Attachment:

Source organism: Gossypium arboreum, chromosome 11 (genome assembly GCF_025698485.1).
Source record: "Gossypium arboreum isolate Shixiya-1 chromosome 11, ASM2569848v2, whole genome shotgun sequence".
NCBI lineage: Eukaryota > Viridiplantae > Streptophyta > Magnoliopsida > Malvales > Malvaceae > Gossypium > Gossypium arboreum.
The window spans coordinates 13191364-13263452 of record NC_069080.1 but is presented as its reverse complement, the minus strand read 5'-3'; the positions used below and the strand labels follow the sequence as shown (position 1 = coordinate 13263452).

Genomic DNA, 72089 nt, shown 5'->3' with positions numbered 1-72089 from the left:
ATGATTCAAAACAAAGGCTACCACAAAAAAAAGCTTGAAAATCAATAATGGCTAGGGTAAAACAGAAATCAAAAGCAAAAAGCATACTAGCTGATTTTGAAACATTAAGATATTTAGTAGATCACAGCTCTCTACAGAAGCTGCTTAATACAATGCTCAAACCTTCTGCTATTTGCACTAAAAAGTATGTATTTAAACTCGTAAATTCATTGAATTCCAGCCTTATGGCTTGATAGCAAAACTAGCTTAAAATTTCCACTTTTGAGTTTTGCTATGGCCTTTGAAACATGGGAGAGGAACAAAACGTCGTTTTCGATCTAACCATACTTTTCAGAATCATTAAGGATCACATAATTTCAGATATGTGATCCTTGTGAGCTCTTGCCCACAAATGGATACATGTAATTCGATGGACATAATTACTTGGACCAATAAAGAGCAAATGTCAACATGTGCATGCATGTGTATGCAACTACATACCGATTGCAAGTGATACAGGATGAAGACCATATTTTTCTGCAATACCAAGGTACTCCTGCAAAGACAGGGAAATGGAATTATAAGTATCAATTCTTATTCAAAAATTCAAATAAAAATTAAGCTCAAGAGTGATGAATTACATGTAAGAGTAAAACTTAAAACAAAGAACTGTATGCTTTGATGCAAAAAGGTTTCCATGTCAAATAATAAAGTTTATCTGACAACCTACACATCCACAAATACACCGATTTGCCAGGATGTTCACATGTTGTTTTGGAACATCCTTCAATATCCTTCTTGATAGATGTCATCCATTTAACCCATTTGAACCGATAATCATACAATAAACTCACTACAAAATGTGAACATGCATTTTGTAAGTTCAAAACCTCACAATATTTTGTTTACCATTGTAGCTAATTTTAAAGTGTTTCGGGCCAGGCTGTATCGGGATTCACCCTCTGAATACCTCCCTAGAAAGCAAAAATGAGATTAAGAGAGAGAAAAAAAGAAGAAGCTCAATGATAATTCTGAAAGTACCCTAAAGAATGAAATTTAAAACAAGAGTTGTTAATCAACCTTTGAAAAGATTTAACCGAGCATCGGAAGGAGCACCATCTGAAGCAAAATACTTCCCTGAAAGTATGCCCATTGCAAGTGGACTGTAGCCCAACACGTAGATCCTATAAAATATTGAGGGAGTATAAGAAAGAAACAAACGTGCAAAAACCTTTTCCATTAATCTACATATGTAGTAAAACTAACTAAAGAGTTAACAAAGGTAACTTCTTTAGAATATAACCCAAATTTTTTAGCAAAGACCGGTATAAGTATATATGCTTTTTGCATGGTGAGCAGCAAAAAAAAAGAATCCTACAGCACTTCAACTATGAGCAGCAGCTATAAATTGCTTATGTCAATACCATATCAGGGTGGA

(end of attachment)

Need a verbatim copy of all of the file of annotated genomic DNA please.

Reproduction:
Source organism: Gossypium arboreum, chromosome 11 (genome assembly GCF_025698485.1).
Source record: "Gossypium arboreum isolate Shixiya-1 chromosome 11, ASM2569848v2, whole genome shotgun sequence".
NCBI lineage: Eukaryota > Viridiplantae > Streptophyta > Magnoliopsida > Malvales > Malvaceae > Gossypium > Gossypium arboreum.
The window spans coordinates 13191364-13263452 of record NC_069080.1 but is presented as its reverse complement, the minus strand read 5'-3'; the positions used below and the strand labels follow the sequence as shown (position 1 = coordinate 13263452).

Genomic DNA, 72089 nt, shown 5'->3' with positions numbered 1-72089 from the left:
ATGATTCAAAACAAAGGCTACCACAAAAAAAAGCTTGAAAATCAATAATGGCTAGGGTAAAACAGAAATCAAAAGCAAAAAGCATACTAGCTGATTTTGAAACATTAAGATATTTAGTAGATCACAGCTCTCTACAGAAGCTGCTTAATACAATGCTCAAACCTTCTGCTATTTGCACTAAAAAGTATGTATTTAAACTCGTAAATTCATTGAATTCCAGCCTTATGGCTTGATAGCAAAACTAGCTTAAAATTTCCACTTTTGAGTTTTGCTATGGCCTTTGAAACATGGGAGAGGAACAAAACGTCGTTTTCGATCTAACCATACTTTTCAGAATCATTAAGGATCACATAATTTCAGATATGTGATCCTTGTGAGCTCTTGCCCACAAATGGATACATGTAATTCGATGGACATAATTACTTGGACCAATAAAGAGCAAATGTCAACATGTGCATGCATGTGTATGCAACTACATACCGATTGCAAGTGATACAGGATGAAGACCATATTTTTCTGCAATACCAAGGTACTCCTGCAAAGACAGGGAAATGGAATTATAAGTATCAATTCTTATTCAAAAATTCAAATAAAAATTAAGCTCAAGAGTGATGAATTACATGTAAGAGTAAAACTTAAAACAAAGAACTGTATGCTTTGATGCAAAAAGGTTTCCATGTCAAATAATAAAGTTTATCTGACAACCTACACATCCACAAATACACCGATTTGCCAGGATGTTCACATGTTGTTTTGGAACATCCTTCAATATCCTTCTTGATAGATGTCATCCATTTAACCCATTTGAACCGATAATCATACAATAAACTCACTACAAAATGTGAACATGCATTTTGTAAGTTCAAAACCTCACAATATTTTGTTTACCATTGTAGCTAATTTTAAAGTGTTTCGGGCCAGGCTGTATCGGGATTCACCCTCTGAATACCTCCCTAGAAAGCAAAAATGAGATTAAGAGAGAGAAAAAAAGAAGAAGCTCAATGATAATTCTGAAAGTACCCTAAAGAATGAAATTTAAAACAAGAGTTGTTAATCAACCTTTGAAAAGATTTAACCGAGCATCGGAAGGAGCACCATCTGAAGCAAAATACTTCCCTGAAAGTATGCCCATTGCAAGTGGACTGTAGCCCAACACGTAGATCCTATAAAATATTGAGGGAGTATAAGAAAGAAACAAACGTGCAAAAACCTTTTCCATTAATCTACATATGTAGTAAAACTAACTAAAGAGTTAACAAAGGTAACTTCTTTAGAATATAACCCAAATTTTTTAGCAAAGACCGGTATAAGTATATATGCTTTTTGCATGGTGAGCAGCAAAAAAAAAGAATCCTACAGCACTTCAACTATGAGCAGCAGCTATAAATTGCTTATGTCAATACCATATCAGGGTGGA